Lymphoma is cancer of the Lymphatic system. It occurs when the white blood cells in the body known as Lymphocytes get out of control. They either divide in an abnormal way or they do not die when they should. This happens due to change in genes, the reason of which is unknown.
The Lymphatic system includes the immune system which help fight infections. It contains lymph, a fluid that passes through the lymph nodes and is spread throughout the body. The lymph nodes are found in the neck, armpits, in the chest, abdomen and, groin. The Lymphatic system also consists of organs like the Thymus and Spleen.
In Lymphoma, abnormal lymphocytes can collect in the neck, armpits, or groin although they can also collect in any part of the body like the lungs or liver which is outside the Lymphatic system. The type of Lymphoma one gets influences the symptoms and treatment needed.
Stem cell transplant or bone marrow transplant is done to replace abnormal blood-forming cells with healthy ones. High dosage of chemotherapy or radiation therapy is given to eliminate all blood cancer cells and restore healthy ones through a transplant.
Stem cell transplant is recommended when:
- You have a relapsed Lymphoma after treatment
- Your Lymphoma is refractory – it does not respond to treatment
- As part of your first treatment when the doctor concludes that it is likely to relapse.
In an autologous Stem cell transplant, your own stem cells are collected, frozen, stored and given back to you after a high dose treatment.
Types of Lymphoma
There are more than 60 types of Lymphoma but can be broadly divided into two, namely:
- Hodgkin Lymphoma – It contains Reed-Sternberg cell which is a cell derived from a specific abnormal B lymphocyte lineage
- Non-Hodgkin Lymphoma – It does not have Reed-Sternberg cell, it may be derived from an abnormal B or T cells and are distinguished by genetic markers. It is more common than the other type.
Symptoms of Lymphoma
The symptoms depend on where the Lymphoma started and the parts of body it affects. Some symptoms could be local – in and around the area of the Lymphoma or systemic, affecting the whole body. Depending on the type of Lymphoma, symptoms can vary but the most commons ones are listed below.
- Swollen lymph nodes
- Unexplained weight loss
Diagnosis and tests
- Physical examination
- Blood tests
- CT Scan
- MRI Scan
- PET Scan
- Lumbar puncture
Staging of Lymphoma
In Staging, doctors work out which parts of your body contain Lymphoma so that they could better classify and work out the best combination treatments for each stage. Staging is the same for both types of Lymphoma. There are 4 main stages.
- Stage 1 – A group of lymph nodes affect any area in the body which is either above or below the diaphragm.
- Stage 1E – Known as extra-nodal lymphoma, it started from an organ outside the Lymphatic system and affects only that organ.
- Stage 2 – Lymphoma is present in 2 or more groups of lymph nodes, they can be anywhere in the body either above or below the diaphragm but must be on the same side of the diaphragm.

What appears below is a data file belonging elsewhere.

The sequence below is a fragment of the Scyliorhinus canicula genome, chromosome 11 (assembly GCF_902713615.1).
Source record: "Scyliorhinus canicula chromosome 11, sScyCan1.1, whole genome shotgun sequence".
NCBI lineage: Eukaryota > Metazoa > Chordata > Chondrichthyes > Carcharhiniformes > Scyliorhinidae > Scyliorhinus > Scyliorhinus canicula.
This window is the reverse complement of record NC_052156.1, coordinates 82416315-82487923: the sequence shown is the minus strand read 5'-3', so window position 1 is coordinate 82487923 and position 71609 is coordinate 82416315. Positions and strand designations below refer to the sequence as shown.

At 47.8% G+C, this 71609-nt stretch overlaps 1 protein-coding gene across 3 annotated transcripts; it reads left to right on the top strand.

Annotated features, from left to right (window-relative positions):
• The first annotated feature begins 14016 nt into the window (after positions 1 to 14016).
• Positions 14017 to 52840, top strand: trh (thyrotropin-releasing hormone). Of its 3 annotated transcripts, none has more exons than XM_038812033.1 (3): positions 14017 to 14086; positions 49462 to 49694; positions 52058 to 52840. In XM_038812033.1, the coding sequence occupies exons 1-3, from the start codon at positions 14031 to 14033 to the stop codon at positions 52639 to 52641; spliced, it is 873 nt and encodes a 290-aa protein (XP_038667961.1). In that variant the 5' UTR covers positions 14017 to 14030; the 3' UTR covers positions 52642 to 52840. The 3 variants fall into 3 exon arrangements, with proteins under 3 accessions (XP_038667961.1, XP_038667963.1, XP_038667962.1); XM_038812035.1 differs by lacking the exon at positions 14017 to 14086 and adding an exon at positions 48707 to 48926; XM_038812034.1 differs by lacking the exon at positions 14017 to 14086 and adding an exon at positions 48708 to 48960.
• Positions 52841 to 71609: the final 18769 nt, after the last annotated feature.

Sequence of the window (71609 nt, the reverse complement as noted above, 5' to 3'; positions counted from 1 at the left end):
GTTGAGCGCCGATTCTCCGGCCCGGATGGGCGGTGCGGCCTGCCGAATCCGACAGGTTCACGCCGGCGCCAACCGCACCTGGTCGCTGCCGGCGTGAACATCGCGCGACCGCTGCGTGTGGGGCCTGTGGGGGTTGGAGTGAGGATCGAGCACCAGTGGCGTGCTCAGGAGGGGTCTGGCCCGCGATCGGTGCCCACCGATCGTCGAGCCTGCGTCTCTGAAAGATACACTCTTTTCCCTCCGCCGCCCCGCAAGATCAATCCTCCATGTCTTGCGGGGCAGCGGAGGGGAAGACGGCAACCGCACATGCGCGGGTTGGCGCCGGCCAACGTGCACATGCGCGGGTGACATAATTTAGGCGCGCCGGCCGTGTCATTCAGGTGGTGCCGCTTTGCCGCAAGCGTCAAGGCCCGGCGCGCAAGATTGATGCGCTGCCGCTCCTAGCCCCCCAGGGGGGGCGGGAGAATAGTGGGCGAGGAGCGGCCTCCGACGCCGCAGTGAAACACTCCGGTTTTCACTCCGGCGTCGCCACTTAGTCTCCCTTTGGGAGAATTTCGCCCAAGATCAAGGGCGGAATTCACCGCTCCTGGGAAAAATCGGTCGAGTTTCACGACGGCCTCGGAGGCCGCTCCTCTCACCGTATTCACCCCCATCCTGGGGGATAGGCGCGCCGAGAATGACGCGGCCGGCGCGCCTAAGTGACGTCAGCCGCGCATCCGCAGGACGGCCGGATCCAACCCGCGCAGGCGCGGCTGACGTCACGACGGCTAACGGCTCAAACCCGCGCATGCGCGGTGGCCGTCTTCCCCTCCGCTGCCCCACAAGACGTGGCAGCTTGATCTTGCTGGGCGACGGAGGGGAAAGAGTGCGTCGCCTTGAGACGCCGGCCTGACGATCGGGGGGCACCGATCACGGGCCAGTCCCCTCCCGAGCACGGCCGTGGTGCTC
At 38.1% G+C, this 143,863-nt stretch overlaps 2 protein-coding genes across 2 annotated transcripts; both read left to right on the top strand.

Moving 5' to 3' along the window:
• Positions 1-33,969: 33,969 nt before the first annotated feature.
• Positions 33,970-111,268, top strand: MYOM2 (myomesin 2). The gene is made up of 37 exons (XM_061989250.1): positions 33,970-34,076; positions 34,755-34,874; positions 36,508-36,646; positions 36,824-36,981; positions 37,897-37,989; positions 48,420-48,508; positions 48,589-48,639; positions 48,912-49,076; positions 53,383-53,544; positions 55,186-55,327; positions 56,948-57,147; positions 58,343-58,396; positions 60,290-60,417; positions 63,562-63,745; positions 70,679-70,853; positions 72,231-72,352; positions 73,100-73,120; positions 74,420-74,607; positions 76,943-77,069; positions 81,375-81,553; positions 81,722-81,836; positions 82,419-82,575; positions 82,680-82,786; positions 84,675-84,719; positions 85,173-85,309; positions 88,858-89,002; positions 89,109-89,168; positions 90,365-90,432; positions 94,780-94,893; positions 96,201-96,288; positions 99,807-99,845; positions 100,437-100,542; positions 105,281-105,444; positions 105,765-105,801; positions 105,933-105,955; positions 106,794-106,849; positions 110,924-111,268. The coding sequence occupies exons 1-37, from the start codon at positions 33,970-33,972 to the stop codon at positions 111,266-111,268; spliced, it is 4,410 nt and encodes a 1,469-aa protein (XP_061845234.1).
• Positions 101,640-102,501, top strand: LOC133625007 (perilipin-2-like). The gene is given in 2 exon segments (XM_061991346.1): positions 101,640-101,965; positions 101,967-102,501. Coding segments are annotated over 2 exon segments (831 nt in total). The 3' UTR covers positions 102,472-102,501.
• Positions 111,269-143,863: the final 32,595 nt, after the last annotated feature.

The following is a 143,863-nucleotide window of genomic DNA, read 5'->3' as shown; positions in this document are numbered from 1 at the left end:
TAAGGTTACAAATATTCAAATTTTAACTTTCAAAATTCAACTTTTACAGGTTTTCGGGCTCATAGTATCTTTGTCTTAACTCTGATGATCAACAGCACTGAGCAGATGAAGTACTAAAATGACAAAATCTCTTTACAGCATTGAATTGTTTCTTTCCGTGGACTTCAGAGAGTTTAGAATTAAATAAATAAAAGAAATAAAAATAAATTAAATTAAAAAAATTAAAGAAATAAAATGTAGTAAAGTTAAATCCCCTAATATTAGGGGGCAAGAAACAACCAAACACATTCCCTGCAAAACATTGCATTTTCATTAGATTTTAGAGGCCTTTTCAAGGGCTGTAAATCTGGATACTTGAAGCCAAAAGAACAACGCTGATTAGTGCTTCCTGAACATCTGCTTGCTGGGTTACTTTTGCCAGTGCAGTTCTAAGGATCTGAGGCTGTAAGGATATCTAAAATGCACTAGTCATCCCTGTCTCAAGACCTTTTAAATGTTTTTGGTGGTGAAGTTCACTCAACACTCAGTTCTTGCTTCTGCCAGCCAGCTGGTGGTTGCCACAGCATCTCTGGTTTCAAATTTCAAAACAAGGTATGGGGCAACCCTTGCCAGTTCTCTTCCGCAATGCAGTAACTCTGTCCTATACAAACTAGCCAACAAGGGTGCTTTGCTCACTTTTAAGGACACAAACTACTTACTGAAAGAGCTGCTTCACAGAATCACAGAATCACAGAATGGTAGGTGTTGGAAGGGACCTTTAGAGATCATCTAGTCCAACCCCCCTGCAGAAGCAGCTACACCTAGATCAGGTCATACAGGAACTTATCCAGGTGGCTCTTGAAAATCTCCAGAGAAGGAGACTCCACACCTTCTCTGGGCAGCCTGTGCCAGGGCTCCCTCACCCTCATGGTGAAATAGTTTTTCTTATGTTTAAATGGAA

- Stage 2E – Lymphoma started in one organ and is also in 1 or more groups of lymph nodes, they must be on the same side of the diaphragm.
- Stage 3 – Lymph nodes affect both sides of the diaphragm.
- Stage 4 – The most advanced stage, lymphoma has spread to at least one organ outside the lymphatic system like the lungs, liver, bone marrow, or solid bone.
Lymphoma may be referred to as an “Early” stage if it is on Stage 1 or 2. “Advanced” stage is used when it is on Stage 3 or 4.
Treatment of Lymphoma
Many treatments are available and will be personalized for you depending on your health and the stage you are in. Options include:
- Antibody therapy
- Stem cell transplants
- Targeted drugs
- Thorough physical examination of the body
- Familiarise your doctor with your medical history
- Take diagnostic tests
- You will be asked to stop certain medications if you are currently taking anything like blood thinners etc
- You will be asked to eat a healthy and balanced diet
- You will be asked to stop smoking if you do.
- The first step is harvesting of bone marrow or stem cells from your own
- Local anaesthesia will be given to you
- A needle is inserted in your bone marrow (hip) and the stem cells are collected before the transplant
- The cells are frozen and stored
- After this, high doses of chemotherapy will be given to you, with or without myeloablative therapy to eliminate all healthy and unhealthy cells in the bone marrow
- Your immune system during this time will be weak and you will be closely monitored for risk of infection or complications
- The harvested stem cells are then intravenously transplanted into the blood stream to the bone marrow to reproduce healthy blood cells
- Medications will be given to protect or treat you from infections
- It may take a couple of days to complete each stage and to start the next.
- You may feel sore for some weeks
- You may need to stay in the hospital for a month or so
- Tests will be done to check your blood counts and other vital signs
- Regular blood transfusions and platelets transfusion may be required
- You may suffer from side effects of the therapy
- A personalised meal plan will be developed to strengthen your body after the transplant
- Regular follow-up will be done
- Recovery is lengthy and will take several months.
Risks or complications
Complications could arise from the treatment and are mostly treatable. Some complications are:
- Excessive bleeding
- Side effects of chemotherapy or radiotherapy like nausea, vomiting, hair and skin reactions, loss of appetite
- Damage to organ/s
Factors affecting the cost of autologous Stem cell transplant:
Factors that affect the price includes:
- Stage of Lymphoma
- Location of the hospital
- Medical fees
- Oncologist’s fee
- Duration of hospital stay